Big Data, Small Government?

RSA Event


RSA House, London

  • Digital
  • Technology

Tech sociologist Evgeny Morozov examines the risks and limitations of the “solutionism” of the smart future, where the temptation to enrol technology companies rather than governments in solving all of the world's greatest problems will only increase.

RSA Thursday

We are swiftly moving into an era where everything around us will be "smart": we'll be wearing smart glasses that know who we are and what it is we are looking at, we'll be driving smart cars that know where we like to go, we'll be using smart search apps on our smartphones that would provide us with data before we have even asked for it.

All these "smart" devices will be recording lots of data about us; they will also be used to make "smart" interventions in our daily lives. "Smart" glasses might make certain menu items disappear when we go to a fast food restaurant or make our portions look larger than they actually are.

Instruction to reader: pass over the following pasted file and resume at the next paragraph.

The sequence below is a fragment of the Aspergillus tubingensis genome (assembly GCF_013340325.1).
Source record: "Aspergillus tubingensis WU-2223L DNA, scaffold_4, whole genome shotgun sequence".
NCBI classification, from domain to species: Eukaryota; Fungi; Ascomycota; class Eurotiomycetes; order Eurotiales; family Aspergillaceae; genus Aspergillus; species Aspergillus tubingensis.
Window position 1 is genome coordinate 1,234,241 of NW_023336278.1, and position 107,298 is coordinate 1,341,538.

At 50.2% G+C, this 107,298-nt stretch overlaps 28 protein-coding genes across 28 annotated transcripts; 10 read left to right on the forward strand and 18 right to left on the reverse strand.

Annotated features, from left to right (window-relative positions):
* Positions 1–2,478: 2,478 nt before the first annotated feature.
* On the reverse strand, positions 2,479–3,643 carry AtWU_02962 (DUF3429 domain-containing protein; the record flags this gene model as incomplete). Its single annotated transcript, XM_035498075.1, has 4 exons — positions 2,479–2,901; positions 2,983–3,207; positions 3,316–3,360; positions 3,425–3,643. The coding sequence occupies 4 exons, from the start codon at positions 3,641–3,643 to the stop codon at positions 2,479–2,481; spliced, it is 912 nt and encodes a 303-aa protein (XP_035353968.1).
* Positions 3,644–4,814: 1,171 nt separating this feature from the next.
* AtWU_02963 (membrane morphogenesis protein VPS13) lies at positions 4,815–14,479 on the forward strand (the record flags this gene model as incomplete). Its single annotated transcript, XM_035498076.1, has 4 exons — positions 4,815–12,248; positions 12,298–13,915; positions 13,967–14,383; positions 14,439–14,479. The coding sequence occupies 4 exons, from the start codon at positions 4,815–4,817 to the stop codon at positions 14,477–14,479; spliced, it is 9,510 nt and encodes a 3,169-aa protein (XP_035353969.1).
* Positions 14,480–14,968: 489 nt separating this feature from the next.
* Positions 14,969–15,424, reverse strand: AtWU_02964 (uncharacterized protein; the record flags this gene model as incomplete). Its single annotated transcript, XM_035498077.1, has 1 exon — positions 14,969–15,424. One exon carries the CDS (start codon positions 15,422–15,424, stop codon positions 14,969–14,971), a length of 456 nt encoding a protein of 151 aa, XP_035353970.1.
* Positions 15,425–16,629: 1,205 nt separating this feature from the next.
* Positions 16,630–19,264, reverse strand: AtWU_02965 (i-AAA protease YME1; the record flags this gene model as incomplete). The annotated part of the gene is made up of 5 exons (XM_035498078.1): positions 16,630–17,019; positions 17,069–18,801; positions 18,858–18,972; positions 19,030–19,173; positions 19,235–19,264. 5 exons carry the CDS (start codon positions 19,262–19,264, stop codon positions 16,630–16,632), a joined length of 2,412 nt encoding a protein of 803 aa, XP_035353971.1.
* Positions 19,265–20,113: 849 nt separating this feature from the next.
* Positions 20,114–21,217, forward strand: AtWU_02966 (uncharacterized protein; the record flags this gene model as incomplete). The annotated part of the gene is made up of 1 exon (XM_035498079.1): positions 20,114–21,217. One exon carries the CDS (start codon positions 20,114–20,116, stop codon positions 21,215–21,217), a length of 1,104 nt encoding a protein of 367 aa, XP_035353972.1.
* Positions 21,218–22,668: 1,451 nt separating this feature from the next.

Now that everything is "smart," the temptation to enroll technology companies in Silicon Valley into solving all of the world's greatest problems will only increase - and many technology companies don't exactly shy away from the challenge. By drawing on several themes from his latest book 'To Save Everything, Click Here', leading tech sociologist Evgeny Morozov will address the risks and limitations of such "solutionism".

Speaker: Evgeny Morozov, writer and researcher in politics, society and technology.

Chair: Tom Chatfield, writer and commentator

Be the first to write a comment


Please login to post a comment or reply

Don't have an account? Click here to register.

Related events

  • Cash, cards, crypto: inside the war for our wallets

    Online via YouTube

    Campaigner and monetary anthropologist Brett Scott explores the realities of a cashless society – how it works, who stands to gain, who will get left behind and what this future means for data privacy.

  • Can we be free in the age of the internet?

    Online via YouTube

    How can we protect our right to think freely against the vast influence of the internet? Human rights lawyer Susie Alegre explores the long history and current state of the struggle to set our minds free.

  • Online safety, platforms and the public square

    Online via YouTube

    William Perrin, Carnegie UK Trust, Chloe Colliver, ISD, Reema Patel, Ada Lovelace Institute and Helen Burrows. BT review the UK government’s draft Online Safety Bill, which looks to promise stronger powers for regulators and place new demands on big tech.